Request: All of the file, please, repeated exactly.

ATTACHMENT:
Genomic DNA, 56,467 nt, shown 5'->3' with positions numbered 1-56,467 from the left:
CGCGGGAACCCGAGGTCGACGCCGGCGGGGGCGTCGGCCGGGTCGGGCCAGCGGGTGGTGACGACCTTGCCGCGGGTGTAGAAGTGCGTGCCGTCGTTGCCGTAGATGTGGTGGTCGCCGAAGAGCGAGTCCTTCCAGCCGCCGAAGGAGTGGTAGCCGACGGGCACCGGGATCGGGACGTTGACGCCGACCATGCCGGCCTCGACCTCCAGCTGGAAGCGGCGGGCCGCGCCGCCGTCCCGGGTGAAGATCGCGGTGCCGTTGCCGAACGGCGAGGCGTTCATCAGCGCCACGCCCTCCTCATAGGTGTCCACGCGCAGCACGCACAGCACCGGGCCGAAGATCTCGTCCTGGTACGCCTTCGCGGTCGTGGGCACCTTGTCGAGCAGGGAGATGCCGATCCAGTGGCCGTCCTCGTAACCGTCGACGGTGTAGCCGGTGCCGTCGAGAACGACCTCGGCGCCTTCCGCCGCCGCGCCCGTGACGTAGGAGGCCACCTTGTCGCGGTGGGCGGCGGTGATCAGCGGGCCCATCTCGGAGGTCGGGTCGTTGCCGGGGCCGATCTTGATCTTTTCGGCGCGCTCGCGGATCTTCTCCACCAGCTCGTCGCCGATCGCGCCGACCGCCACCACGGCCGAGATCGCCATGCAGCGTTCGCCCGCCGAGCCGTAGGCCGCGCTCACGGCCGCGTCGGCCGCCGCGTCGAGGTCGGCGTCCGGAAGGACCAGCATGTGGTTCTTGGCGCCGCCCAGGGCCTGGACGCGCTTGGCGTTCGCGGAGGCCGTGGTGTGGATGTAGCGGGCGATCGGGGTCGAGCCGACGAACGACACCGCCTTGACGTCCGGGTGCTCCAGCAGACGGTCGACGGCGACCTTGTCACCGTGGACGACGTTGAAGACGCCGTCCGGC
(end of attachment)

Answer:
Genomic DNA, 56,467 nt, shown 5'->3' with positions numbered 1-56,467 from the left:
CGCGGGAACCCGAGGTCGACGCCGGCGGGGGCGTCGGCCGGGTCGGGCCAGCGGGTGGTGACGACCTTGCCGCGGGTGTAGAAGTGCGTGCCGTCGTTGCCGTAGATGTGGTGGTCGCCGAAGAGCGAGTCCTTCCAGCCGCCGAAGGAGTGGTAGCCGACGGGCACCGGGATCGGGACGTTGACGCCGACCATGCCGGCCTCGACCTCCAGCTGGAAGCGGCGGGCCGCGCCGCCGTCCCGGGTGAAGATCGCGGTGCCGTTGCCGAACGGCGAGGCGTTCATCAGCGCCACGCCCTCCTCATAGGTGTCCACGCGCAGCACGCACAGCACCGGGCCGAAGATCTCGTCCTGGTACGCCTTCGCGGTCGTGGGCACCTTGTCGAGCAGGGAGATGCCGATCCAGTGGCCGTCCTCGTAACCGTCGACGGTGTAGCCGGTGCCGTCGAGAACGACCTCGGCGCCTTCCGCCGCCGCGCCCGTGACGTAGGAGGCCACCTTGTCGCGGTGGGCGGCGGTGATCAGCGGGCCCATCTCGGAGGTCGGGTCGTTGCCGGGGCCGATCTTGATCTTTTCGGCGCGCTCGCGGATCTTCTCCACCAGCTCGTCGCCGATCGCGCCGACCGCCACCACGGCCGAGATCGCCATGCAGCGTTCGCCCGCCGAGCCGTAGGCCGCGCTCACGGCCGCGTCGGCCGCCGCGTCGAGGTCGGCGTCCGGAAGGACCAGCATGTGGTTCTTGGCGCCGCCCAGGGCCTGGACGCGCTTGGCGTTCGCGGAGGCCGTGGTGTGGATGTAGCGGGCGATCGGGGTCGAGCCGACGAACGACACCGCCTTGACGTCCGGGTGCTCCAGCAGACGGTCGACGGCGACCTTGTCACCGTGGACGACGTTGAAGACGCCGTCCGGC